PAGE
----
The Fantasy has by nature a more improvisational quality than the subsequent sonata, and the pairing presents a classical correlation to the baroque combination of fantasy and fugue. Both the fantasy and sonata are linked by a focus on the bass register and octaves in the bass clef.[2] The styles of both Muzio Clementi and C. P. E. Bach have been suggested to have influenced the composition of the fantasy, whether consciously or subconsciously.[2]

Significance of the key

The Piano Sonata No. 14 in C minor is only one of two sonatas Mozart wrote in the minor key, the other being the great Piano Sonata No. 8 in A minor, K. 310, which was written six years earlier, around the time of the death of Mozart's mother. Mozart was extremely deliberate in choosing tonalities for his compositions; therefore, his choice of C minor for this sonata implies that this piece was perhaps a very personal work.[3]

Rediscovered autograph

An original autograph of the two pieces was rediscovered in 1990 at the Eastern Baptist Theological Seminary in Philadelphia by Judith DiBona, an amateur pianist and Accounting Manager at Eastern’s sister school. Eugene K. Wolf at the University of Pennsylvania was contacted to identify and authenticate the manuscripts. He emerged with findings concerning the time of composition between the movements of the sonata and the fantasy, which were published in The Journal of Musicology in 1992. First, his findings further confirmed that the Fantasy and Sonata were written independently due to differences of stave spans, paper-types, and even ink color in between the two manuscripts.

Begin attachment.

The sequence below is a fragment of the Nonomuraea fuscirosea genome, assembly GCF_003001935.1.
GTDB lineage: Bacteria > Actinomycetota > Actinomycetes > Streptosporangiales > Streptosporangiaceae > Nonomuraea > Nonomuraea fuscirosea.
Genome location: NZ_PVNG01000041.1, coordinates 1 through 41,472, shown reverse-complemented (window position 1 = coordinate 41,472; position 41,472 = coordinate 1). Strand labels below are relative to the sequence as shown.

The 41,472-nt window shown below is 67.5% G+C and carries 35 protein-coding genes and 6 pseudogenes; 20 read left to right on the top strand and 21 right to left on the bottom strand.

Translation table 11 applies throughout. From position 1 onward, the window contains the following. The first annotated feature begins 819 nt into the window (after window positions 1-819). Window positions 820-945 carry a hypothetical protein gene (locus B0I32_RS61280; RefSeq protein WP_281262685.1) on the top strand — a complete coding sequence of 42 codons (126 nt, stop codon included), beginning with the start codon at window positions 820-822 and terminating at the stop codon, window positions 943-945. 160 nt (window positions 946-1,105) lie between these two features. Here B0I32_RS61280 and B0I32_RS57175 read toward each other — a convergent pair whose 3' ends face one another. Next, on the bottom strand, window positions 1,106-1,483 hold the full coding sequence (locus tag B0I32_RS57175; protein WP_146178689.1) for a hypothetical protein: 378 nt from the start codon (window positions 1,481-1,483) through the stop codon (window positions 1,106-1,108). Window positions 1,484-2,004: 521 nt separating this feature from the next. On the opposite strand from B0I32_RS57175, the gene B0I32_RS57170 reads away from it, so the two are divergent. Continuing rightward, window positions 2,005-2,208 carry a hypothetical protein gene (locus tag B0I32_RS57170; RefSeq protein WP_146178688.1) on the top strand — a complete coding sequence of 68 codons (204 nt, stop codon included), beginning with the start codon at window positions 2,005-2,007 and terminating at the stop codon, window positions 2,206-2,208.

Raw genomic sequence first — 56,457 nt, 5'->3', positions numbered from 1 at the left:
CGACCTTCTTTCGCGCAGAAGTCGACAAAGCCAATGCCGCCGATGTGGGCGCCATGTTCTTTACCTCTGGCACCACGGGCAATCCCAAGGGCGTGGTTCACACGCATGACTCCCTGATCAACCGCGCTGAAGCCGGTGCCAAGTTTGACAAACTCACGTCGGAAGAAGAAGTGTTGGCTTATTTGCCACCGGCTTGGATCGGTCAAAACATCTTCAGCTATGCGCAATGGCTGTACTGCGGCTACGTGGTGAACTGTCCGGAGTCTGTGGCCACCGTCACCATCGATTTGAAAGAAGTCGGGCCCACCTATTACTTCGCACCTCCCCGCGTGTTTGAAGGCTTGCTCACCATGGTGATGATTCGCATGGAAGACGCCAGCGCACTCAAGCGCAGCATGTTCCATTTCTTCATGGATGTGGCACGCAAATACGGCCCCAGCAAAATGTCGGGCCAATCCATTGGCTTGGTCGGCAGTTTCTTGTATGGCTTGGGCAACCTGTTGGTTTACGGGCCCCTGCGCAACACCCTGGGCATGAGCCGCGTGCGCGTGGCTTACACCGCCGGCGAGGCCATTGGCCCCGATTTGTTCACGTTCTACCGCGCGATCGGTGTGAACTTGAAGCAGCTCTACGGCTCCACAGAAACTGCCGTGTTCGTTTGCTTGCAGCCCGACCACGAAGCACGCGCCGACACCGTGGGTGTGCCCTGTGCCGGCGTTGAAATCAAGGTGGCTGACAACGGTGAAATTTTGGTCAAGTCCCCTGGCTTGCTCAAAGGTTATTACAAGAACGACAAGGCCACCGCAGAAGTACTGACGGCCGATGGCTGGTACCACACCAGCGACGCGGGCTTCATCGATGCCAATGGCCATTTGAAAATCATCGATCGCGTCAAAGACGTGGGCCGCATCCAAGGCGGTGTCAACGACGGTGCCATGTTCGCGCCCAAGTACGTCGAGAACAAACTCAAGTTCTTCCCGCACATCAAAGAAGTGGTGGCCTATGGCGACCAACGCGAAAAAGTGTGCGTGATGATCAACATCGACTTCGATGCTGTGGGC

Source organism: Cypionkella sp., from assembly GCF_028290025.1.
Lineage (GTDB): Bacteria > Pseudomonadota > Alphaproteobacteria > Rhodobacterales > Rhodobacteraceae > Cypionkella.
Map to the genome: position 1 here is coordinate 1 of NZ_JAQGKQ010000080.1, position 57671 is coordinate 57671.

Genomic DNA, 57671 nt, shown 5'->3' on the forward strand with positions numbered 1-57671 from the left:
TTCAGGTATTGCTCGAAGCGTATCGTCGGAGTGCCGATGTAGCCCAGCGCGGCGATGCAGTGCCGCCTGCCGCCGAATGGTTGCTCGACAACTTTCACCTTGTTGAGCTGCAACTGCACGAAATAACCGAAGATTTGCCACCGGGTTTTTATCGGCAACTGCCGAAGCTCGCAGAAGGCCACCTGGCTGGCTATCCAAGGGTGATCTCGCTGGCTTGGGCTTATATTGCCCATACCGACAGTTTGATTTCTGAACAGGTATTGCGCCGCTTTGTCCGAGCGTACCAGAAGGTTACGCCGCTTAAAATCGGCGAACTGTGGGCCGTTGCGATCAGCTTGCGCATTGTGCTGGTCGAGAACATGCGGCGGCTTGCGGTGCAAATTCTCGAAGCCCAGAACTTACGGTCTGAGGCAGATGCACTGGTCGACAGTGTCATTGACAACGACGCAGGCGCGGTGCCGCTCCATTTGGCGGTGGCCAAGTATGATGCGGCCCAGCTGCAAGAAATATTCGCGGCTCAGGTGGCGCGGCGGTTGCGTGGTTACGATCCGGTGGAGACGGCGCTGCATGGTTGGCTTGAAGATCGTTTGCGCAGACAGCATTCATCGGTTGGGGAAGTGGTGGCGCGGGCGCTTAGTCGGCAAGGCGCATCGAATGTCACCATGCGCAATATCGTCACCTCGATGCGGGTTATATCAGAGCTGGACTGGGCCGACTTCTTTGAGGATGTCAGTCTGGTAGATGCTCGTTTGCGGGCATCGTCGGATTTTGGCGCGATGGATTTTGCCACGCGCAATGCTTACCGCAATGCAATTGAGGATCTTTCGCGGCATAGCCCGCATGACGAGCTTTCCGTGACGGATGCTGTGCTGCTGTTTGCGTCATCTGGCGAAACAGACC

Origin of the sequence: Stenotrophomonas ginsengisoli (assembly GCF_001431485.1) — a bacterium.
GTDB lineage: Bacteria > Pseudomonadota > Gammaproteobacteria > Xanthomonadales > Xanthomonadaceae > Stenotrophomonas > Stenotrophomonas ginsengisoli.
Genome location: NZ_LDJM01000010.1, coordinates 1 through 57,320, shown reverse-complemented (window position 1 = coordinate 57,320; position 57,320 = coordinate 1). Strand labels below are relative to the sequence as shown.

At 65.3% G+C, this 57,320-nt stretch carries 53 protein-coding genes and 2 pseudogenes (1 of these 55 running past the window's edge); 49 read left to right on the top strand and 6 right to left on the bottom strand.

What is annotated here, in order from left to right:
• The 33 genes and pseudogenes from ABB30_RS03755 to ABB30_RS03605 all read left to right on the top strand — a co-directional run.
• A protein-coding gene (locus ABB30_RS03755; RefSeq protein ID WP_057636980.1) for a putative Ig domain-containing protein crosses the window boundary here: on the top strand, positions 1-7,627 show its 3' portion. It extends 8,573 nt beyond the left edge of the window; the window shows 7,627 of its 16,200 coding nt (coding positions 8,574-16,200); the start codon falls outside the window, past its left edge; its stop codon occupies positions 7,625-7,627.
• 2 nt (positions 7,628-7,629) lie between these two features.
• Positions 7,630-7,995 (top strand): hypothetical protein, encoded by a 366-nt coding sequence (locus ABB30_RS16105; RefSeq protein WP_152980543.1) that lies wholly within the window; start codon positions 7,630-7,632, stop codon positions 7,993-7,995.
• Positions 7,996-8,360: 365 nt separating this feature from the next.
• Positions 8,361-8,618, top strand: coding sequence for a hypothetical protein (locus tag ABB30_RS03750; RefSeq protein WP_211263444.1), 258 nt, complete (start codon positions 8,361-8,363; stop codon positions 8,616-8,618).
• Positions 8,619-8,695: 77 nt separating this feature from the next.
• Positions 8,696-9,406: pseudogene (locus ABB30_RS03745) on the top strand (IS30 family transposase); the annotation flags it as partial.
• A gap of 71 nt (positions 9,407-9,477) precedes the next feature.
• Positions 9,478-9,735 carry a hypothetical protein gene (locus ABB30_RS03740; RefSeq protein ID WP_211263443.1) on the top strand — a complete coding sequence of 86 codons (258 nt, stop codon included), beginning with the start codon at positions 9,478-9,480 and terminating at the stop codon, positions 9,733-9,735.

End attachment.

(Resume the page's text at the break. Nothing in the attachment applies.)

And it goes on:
Wolf also found differences in paper types between the first and third movements of the sonata and the second Adagio movement, which implies that the second movement was written down at a separate time from the rest of the sonata. He theorizes that the second movement was composed the earliest as an instructional piece for Thérèse von Trattner. Since the second movement is in rondo form and slower than the others, it could exist independently from the sonata more easily than the other movements.[1]

Relation to Beethoven's "Pathétique"

Of this sonata Köchel said "Without question this is the most important of all Mozart’s pianoforte sonatas. Surpassing all the others by reason of the fire and passion which, to its last note, breathe through it, it foreshadows the pianoforte sonata, as it was destined to become in the hands of Beethoven."[4]

Indeed, Mozart's sonata feels in several ways prophetic of Beethoven's great C minor sonata Piano Sonata No. 8 in C minor, "Pathétique" (which it predates by roughly fifteen years), and both works share a similar overall plan. Mozart's theme in his spacious second movement is almost identical to that which Beethoven later used in his own "Adagio cantabile" second movement.


  1. 1 2 Wolf, 2007
  2. 1 2 3 Mercado, 1992
  3. Richner, 1953
  4. Marks, 1921


External links